# Can biconditional statements that are not logically equivalent replace each other in bigger sentences?

I've always wondered whether biconditional statements that are not logically equivalent validly replace each other in bigger sentences, on the basis that since they must have the same truth values therefore every sentence that they are in should have the same truth values.

It seems that with enough rules of inference in a proof, you can always end up with a "replacement": if I have $$(P\iff Q)$$ and a sentence $$S_P$$ with subsentence $$P,$$ then the sentence $$S_Q$$ with subsentence $$Q$$ can always be deduced.

Example

Let $$(R\implies (\neg P\land S\implies T))$$ be $$S_P.$$

Let $$(R\implies (\neg Q\land S\implies T))$$ be $$S_Q.$$

1. $$P\iff Q$$ Premise
2. $$R\implies (\neg P\land S\implies T)$$ Premise
3. $$S_P\land (P\iff Q))\implies S_Q$$ Logical Truth (Tautology)
4. $$S_P\land (P\iff Q))$$ Adjunction (2)(1)
5. $$S_Q$$ Modus Ponendo Ponens (3)(4)

It seems this would work no matter what $$S_P$$ is. But if this were the case, then why is "replacement" always limited to logically equivalent sentences?

I ask because there has been many proofs where it would have saved lots of time using a replacement from a biconditional, rather than deducing the replacement sentence step-by-step.

I've been told that two sentences are logical equivalent if and only if they have the same truth values in every model. So, while 1+1=2⟺99+1=100 is a true biconditional, assuming we are speaking about arithmetic, in a different model 1, 2, +, 99, and 100 could be defined differently, giving a different truth value to the sentence.

• I agree with your reasoning that replacement instances can be proved from $P\iff Q$. How do you define logically equivalent? (What's an example of biconditional statements that are not logically equivalent?)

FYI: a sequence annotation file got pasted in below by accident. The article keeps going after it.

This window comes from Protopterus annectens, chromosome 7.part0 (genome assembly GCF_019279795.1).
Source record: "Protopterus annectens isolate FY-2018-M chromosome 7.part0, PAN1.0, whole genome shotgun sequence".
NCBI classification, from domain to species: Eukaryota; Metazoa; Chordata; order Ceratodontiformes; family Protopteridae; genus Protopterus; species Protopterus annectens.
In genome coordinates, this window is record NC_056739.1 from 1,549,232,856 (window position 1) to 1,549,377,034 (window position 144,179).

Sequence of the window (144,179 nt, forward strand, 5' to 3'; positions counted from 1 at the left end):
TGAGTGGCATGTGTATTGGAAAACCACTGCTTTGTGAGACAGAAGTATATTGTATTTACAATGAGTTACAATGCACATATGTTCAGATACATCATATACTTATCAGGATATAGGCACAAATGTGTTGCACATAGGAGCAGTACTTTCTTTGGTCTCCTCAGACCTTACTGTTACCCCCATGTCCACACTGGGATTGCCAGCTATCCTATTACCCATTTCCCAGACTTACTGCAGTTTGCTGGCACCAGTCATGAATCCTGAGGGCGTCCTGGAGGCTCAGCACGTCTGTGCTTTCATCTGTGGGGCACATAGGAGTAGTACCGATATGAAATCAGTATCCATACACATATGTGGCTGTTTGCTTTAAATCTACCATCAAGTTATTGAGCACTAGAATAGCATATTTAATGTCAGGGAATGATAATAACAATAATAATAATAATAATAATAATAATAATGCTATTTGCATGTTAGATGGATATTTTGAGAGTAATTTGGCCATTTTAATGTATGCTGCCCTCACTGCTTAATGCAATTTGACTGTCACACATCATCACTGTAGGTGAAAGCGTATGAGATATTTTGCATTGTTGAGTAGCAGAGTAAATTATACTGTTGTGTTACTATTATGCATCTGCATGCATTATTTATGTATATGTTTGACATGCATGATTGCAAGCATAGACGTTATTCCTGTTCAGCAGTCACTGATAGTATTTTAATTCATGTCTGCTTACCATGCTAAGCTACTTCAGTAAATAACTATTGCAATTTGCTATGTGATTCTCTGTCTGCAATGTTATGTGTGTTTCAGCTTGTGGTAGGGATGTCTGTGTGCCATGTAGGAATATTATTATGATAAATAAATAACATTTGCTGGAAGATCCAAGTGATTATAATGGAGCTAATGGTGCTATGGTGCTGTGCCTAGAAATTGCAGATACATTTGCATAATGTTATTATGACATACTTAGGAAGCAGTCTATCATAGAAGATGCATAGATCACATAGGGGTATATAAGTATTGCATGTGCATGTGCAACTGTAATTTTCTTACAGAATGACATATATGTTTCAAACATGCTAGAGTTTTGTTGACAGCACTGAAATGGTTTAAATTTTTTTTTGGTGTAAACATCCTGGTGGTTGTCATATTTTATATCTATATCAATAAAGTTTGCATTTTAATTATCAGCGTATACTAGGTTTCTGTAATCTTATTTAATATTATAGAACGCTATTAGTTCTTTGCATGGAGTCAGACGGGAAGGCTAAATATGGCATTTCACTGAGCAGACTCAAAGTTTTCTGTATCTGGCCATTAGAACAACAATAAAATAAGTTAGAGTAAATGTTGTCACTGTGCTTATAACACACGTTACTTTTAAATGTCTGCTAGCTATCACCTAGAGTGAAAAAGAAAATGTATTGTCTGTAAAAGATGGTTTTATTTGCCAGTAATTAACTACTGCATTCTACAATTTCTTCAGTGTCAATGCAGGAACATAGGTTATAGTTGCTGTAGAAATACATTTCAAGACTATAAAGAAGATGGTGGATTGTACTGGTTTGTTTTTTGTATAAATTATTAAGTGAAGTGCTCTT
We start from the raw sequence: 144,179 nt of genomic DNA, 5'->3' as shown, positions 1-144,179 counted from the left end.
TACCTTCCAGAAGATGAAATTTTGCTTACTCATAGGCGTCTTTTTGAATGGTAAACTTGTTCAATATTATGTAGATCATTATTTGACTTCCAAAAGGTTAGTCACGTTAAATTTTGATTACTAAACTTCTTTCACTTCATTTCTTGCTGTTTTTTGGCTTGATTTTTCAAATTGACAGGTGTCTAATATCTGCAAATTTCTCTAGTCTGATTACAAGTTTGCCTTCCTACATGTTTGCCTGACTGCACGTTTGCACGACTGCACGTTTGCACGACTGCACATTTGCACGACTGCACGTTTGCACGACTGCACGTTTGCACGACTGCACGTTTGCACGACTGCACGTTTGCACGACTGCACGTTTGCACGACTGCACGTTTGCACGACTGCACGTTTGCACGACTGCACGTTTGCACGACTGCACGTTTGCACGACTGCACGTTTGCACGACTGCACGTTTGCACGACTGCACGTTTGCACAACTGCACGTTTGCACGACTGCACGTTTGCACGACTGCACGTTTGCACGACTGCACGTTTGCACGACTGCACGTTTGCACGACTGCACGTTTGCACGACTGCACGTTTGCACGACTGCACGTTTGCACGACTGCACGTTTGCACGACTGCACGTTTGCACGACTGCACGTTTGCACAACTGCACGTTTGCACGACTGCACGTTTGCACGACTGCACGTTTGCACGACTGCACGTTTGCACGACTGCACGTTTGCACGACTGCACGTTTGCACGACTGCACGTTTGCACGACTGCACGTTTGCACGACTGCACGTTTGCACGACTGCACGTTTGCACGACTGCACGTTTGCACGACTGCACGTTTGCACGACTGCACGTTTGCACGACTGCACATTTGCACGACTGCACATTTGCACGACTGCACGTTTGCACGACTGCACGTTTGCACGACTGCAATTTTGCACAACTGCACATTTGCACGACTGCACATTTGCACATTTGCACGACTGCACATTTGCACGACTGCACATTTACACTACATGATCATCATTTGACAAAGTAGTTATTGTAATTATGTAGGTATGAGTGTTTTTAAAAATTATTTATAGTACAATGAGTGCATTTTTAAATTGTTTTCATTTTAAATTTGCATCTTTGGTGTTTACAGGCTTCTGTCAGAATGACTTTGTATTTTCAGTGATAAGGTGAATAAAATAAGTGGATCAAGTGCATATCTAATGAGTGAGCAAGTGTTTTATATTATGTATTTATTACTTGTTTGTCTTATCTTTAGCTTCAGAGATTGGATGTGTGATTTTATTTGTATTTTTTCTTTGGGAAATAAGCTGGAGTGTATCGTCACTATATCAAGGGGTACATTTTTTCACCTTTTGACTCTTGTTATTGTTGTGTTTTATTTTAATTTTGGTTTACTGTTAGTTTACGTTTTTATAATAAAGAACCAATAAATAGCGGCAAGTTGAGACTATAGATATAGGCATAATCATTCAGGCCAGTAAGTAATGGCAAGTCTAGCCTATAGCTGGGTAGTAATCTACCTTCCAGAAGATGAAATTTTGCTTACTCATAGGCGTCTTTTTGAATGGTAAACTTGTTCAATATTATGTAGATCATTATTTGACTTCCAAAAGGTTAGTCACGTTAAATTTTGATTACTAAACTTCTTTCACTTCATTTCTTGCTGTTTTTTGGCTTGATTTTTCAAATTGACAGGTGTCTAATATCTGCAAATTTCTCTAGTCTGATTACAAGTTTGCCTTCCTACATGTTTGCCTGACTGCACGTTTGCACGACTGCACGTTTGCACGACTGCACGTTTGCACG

– Karl
May 20 at 1:57
• "I ask because there has been many proofs where it would have saved lots of time using a replacement from a biconditional, rather than deduce the same sentence step-by-step." It might be good to include such an example in your question. May 20 at 2:06
• Your recent edit hasn't explained what the more limited notion of "logically equivalent" that you're using is. I'd consider $P$ and $Q$ logically equivalent if $P\iff Q$ is provable.
– Karl
May 20 at 7:32
• Your purported "proof" sounds like: "if $0=1$, then $0+0=2$". This is not a proof of $0+0=2$. May 20 at 12:20
• @Karl I edited it. I asked about the distinction from here, so here is a link to that post. math.stackexchange.com/q/4652840/1067915 May 20 at 14:40

Your reasoning about replacement is correct! I think the answers you got on the linked question are a little misleading for your purposes. Logical equivalence in the strict sense used there depends on which rules/definitions/axioms you consider fixed and which ones you allow to vary when considering alternative models; the counterexamples given are based on models where symbols like + have been given nonstandard meanings (treating only the logic symbols as fixed since we want logical equivalence). These examples reflect the fairly obvious fact that if my "+" means something different from your "+", then your proof of a statement involving + is invalid to me (unless you proved something like $$x=y\implies x+x=y+y$$, using only the syntactic form of +).
When doing math in practice, we're only interested in models that satisfy our definitions and axioms (about the properties of sets, numbers, etc.), and when you prove $$P\iff Q$$ from those definitions and axioms, you are proving that $$P$$ and $$Q$$ have the same truth value in every such model. This justifies substituting one for the other in any expression. (The only models where the substitution fails are ones that reinterpret the symbols of your language in a way that violates your definitions/axioms, and the whole point of establishing and using definitions/axioms is to exclude those models from consideration.)